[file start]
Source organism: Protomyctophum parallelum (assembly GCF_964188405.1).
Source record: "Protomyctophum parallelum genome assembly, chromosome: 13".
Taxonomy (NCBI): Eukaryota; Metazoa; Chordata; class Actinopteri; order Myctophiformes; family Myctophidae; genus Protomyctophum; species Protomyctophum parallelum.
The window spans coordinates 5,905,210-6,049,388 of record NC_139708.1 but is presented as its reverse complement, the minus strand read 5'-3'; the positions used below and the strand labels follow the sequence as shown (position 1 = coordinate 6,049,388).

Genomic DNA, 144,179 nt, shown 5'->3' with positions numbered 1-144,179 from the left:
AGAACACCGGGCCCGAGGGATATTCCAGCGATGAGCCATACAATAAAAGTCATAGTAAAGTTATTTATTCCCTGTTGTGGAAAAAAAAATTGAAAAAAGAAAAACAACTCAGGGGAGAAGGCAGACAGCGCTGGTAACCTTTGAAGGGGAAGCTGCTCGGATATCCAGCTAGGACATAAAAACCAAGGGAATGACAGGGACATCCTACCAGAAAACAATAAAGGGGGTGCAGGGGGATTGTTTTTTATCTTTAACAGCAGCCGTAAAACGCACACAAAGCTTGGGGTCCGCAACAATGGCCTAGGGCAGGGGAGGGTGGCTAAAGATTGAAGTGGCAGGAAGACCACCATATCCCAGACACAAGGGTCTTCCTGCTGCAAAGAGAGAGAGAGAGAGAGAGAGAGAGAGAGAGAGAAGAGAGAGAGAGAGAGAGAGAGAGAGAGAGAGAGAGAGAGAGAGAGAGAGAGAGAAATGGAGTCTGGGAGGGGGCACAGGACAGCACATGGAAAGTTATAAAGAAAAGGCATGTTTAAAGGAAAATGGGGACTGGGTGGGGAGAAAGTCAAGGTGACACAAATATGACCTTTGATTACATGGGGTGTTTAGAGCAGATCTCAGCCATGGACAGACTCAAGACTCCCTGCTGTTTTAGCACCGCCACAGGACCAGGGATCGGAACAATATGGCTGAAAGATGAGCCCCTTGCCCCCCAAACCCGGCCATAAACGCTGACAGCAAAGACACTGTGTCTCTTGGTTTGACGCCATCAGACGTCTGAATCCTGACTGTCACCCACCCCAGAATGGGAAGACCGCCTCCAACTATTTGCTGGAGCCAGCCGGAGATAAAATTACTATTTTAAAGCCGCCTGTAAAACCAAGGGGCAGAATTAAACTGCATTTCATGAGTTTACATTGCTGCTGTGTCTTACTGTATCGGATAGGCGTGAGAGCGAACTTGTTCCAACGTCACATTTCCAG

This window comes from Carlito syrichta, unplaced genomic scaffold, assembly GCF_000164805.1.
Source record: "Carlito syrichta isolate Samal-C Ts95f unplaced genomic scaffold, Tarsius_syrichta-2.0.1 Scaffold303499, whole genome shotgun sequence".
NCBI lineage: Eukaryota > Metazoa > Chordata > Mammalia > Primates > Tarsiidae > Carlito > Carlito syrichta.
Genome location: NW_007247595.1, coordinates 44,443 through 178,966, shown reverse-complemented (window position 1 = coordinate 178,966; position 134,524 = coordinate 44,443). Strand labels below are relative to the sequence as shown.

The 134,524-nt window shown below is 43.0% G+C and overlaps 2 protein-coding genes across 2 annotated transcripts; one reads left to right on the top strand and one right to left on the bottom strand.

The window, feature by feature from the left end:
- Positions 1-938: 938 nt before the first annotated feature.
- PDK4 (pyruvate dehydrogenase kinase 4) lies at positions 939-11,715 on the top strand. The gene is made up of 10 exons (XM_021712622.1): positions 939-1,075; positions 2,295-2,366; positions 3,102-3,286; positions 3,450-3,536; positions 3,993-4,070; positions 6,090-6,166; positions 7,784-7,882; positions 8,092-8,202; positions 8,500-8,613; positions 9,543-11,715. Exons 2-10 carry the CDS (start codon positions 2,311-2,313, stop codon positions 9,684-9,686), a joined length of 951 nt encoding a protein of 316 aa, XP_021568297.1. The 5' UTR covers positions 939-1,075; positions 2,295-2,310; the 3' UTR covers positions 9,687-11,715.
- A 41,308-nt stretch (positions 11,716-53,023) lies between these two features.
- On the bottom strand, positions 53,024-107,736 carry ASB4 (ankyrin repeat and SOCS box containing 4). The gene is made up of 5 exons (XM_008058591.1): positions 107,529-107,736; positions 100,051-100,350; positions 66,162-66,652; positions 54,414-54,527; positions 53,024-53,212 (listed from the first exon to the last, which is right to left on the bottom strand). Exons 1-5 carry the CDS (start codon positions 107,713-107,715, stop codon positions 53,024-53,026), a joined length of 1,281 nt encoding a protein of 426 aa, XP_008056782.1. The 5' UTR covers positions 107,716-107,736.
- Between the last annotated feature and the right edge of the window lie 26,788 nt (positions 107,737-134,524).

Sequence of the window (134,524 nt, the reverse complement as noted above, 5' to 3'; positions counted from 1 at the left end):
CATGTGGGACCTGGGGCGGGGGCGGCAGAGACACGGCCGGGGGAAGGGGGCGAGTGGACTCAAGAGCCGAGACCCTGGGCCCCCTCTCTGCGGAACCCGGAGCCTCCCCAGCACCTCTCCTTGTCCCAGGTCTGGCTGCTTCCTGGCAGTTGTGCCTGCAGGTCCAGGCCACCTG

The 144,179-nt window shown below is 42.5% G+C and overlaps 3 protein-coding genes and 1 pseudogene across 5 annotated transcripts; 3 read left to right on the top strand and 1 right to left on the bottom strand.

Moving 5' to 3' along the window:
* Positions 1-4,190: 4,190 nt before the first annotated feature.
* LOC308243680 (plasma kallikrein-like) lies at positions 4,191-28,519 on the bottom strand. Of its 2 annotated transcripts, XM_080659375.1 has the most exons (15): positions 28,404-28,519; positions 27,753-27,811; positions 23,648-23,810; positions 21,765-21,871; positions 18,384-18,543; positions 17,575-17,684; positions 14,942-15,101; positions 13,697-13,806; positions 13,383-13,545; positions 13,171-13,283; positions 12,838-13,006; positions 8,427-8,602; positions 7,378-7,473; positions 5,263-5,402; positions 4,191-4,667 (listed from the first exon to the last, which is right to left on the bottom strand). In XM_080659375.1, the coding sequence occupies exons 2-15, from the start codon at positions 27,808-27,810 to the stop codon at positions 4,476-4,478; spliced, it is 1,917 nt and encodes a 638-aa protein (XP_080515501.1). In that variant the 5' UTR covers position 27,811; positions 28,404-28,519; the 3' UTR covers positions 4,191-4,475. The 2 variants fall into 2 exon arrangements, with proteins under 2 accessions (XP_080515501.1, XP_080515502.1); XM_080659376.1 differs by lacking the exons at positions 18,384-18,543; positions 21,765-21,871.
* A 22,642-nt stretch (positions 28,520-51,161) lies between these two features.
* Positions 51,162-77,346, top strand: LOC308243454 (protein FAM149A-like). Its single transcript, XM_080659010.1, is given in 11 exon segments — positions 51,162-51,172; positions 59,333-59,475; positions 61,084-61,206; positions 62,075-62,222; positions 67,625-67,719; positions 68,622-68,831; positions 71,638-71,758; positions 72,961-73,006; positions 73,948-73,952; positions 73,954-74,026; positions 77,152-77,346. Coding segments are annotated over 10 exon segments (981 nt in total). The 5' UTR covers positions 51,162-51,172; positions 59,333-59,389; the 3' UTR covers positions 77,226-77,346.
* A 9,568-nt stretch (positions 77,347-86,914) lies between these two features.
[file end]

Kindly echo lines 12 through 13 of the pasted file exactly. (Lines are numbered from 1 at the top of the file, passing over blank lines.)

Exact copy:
The window, feature by feature from the left end:
- Positions 1-938: 938 nt before the first annotated feature.